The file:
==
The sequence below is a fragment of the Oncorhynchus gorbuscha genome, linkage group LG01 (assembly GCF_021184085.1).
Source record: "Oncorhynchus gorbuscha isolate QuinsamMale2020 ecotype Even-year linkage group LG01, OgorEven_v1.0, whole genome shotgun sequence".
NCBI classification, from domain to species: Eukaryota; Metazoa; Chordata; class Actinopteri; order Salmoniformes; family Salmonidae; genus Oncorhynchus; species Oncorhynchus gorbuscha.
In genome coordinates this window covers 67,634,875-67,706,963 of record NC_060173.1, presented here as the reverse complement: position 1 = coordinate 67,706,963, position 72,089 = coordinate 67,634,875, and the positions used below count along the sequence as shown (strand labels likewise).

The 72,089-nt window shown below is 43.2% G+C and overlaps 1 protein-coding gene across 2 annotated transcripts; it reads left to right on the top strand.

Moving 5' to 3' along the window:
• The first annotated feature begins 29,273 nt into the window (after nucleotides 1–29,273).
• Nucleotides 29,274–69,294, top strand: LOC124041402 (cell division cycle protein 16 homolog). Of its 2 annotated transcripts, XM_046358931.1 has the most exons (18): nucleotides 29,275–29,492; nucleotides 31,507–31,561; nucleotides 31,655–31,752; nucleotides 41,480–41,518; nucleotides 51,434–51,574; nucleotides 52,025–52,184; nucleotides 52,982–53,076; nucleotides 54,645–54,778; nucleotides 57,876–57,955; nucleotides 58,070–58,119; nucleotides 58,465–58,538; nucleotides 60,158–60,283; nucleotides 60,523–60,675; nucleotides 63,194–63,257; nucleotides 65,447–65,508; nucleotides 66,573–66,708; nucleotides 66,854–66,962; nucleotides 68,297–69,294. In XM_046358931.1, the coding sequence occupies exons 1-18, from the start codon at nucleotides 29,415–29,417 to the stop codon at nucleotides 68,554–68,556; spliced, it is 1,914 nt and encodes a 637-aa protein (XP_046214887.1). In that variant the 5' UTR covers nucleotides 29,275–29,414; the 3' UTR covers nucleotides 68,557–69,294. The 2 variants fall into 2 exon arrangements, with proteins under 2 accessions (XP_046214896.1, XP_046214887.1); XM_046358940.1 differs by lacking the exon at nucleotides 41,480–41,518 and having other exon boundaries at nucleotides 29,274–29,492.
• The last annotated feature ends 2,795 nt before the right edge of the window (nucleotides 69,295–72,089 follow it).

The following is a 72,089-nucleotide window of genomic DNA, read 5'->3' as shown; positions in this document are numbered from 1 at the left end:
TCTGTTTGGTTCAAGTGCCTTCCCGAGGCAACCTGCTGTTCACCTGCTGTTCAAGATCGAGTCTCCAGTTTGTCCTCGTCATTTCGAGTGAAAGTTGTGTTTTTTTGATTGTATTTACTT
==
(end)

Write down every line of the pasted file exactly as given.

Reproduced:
The sequence below is a fragment of the Oncorhynchus gorbuscha genome, linkage group LG01 (assembly GCF_021184085.1).
Source record: "Oncorhynchus gorbuscha isolate QuinsamMale2020 ecotype Even-year linkage group LG01, OgorEven_v1.0, whole genome shotgun sequence".
NCBI classification, from domain to species: Eukaryota; Metazoa; Chordata; class Actinopteri; order Salmoniformes; family Salmonidae; genus Oncorhynchus; species Oncorhynchus gorbuscha.
In genome coordinates this window covers 67,634,875-67,706,963 of record NC_060173.1, presented here as the reverse complement: position 1 = coordinate 67,706,963, position 72,089 = coordinate 67,634,875, and the positions used below count along the sequence as shown (strand labels likewise).

The 72,089-nt window shown below is 43.2% G+C and overlaps 1 protein-coding gene across 2 annotated transcripts; it reads left to right on the top strand.

Moving 5' to 3' along the window:
• The first annotated feature begins 29,273 nt into the window (after nucleotides 1–29,273).
• Nucleotides 29,274–69,294, top strand: LOC124041402 (cell division cycle protein 16 homolog). Of its 2 annotated transcripts, XM_046358931.1 has the most exons (18): nucleotides 29,275–29,492; nucleotides 31,507–31,561; nucleotides 31,655–31,752; nucleotides 41,480–41,518; nucleotides 51,434–51,574; nucleotides 52,025–52,184; nucleotides 52,982–53,076; nucleotides 54,645–54,778; nucleotides 57,876–57,955; nucleotides 58,070–58,119; nucleotides 58,465–58,538; nucleotides 60,158–60,283; nucleotides 60,523–60,675; nucleotides 63,194–63,257; nucleotides 65,447–65,508; nucleotides 66,573–66,708; nucleotides 66,854–66,962; nucleotides 68,297–69,294. In XM_046358931.1, the coding sequence occupies exons 1-18, from the start codon at nucleotides 29,415–29,417 to the stop codon at nucleotides 68,554–68,556; spliced, it is 1,914 nt and encodes a 637-aa protein (XP_046214887.1). In that variant the 5' UTR covers nucleotides 29,275–29,414; the 3' UTR covers nucleotides 68,557–69,294. The 2 variants fall into 2 exon arrangements, with proteins under 2 accessions (XP_046214896.1, XP_046214887.1); XM_046358940.1 differs by lacking the exon at nucleotides 41,480–41,518 and having other exon boundaries at nucleotides 29,274–29,492.
• The last annotated feature ends 2,795 nt before the right edge of the window (nucleotides 69,295–72,089 follow it).

The following is a 72,089-nucleotide window of genomic DNA, read 5'->3' as shown; positions in this document are numbered from 1 at the left end:
TCTGTTTGGTTCAAGTGCCTTCCCGAGGCAACCTGCTGTTCACCTGCTGTTCAAGATCGAGTCTCCAGTTTGTCCTCGTCATTTCGAGTGAAAGTTGTGTTTTTTTGATTGTATTTACTT